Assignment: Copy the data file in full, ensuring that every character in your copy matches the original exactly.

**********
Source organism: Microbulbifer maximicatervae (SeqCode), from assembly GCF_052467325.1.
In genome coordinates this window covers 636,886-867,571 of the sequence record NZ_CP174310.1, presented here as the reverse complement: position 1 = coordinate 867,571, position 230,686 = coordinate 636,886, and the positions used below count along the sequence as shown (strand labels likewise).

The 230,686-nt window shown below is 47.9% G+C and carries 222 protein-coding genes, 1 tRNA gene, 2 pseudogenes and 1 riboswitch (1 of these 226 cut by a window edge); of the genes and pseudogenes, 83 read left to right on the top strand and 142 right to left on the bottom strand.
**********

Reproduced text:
Source organism: Microbulbifer maximicatervae (SeqCode), from assembly GCF_052467325.1.
In genome coordinates this window covers 636,886-867,571 of the sequence record NZ_CP174310.1, presented here as the reverse complement: position 1 = coordinate 867,571, position 230,686 = coordinate 636,886, and the positions used below count along the sequence as shown (strand labels likewise).

The 230,686-nt window shown below is 47.9% G+C and carries 222 protein-coding genes, 1 tRNA gene, 2 pseudogenes and 1 riboswitch (1 of these 226 cut by a window edge); of the genes and pseudogenes, 83 read left to right on the top strand and 142 right to left on the bottom strand.